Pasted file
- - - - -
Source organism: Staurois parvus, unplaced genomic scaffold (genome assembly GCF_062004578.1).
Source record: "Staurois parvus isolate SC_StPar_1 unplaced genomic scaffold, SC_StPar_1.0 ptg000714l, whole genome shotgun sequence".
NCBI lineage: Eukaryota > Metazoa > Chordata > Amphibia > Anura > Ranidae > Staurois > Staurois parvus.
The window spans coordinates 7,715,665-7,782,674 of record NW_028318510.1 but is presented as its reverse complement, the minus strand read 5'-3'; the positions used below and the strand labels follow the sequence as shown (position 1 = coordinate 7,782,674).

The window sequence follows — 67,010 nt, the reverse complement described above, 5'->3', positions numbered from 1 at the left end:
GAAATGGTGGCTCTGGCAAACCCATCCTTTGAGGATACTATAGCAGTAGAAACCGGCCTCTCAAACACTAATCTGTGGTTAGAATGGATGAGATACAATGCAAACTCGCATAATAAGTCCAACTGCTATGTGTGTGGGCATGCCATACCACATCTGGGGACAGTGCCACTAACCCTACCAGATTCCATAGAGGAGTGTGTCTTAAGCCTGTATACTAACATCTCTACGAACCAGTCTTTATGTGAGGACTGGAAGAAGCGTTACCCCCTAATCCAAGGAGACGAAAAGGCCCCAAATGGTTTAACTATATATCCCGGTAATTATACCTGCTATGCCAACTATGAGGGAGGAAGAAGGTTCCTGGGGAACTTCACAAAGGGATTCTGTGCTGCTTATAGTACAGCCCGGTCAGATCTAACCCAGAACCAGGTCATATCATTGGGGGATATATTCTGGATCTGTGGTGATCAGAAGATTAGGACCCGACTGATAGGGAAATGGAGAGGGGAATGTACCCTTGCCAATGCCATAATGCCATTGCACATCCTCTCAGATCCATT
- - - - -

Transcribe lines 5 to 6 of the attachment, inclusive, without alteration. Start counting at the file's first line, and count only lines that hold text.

The window sequence follows — 67,010 nt, the reverse complement described above, 5'->3', positions numbered from 1 at the left end:
GAAATGGTGGCTCTGGCAAACCCATCCTTTGAGGATACTATAGCAGTAGAAACCGGCCTCTCAAACACTAATCTGTGGTTAGAATGGATGAGATACAATGCAAACTCGCATAATAAGTCCAACTGCTATGTGTGTGGGCATGCCATACCACATCTGGGGACAGTGCCACTAACCCTACCAGATTCCATAGAGGAGTGTGTCTTAAGCCTGTATACTAACATCTCTACGAACCAGTCTTTATGTGAGGACTGGAAGAAGCGTTACCCCCTAATCCAAGGAGACGAAAAGGCCCCAAATGGTTTAACTATATATCCCGGTAATTATACCTGCTATGCCAACTATGAGGGAGGAAGAAGGTTCCTGGGGAACTTCACAAAGGGATTCTGTGCTGCTTATAGTACAGCCCGGTCAGATCTAACCCAGAACCAGGTCATATCATTGGGGGATATATTCTGGATCTGTGGTGATCAGAAGATTAGGACCCGACTGATAGGGAAATGGAGAGGGGAATGTACCCTTGCCAATGCCATAATGCCATTGCACATCCTCTCAGATCCATT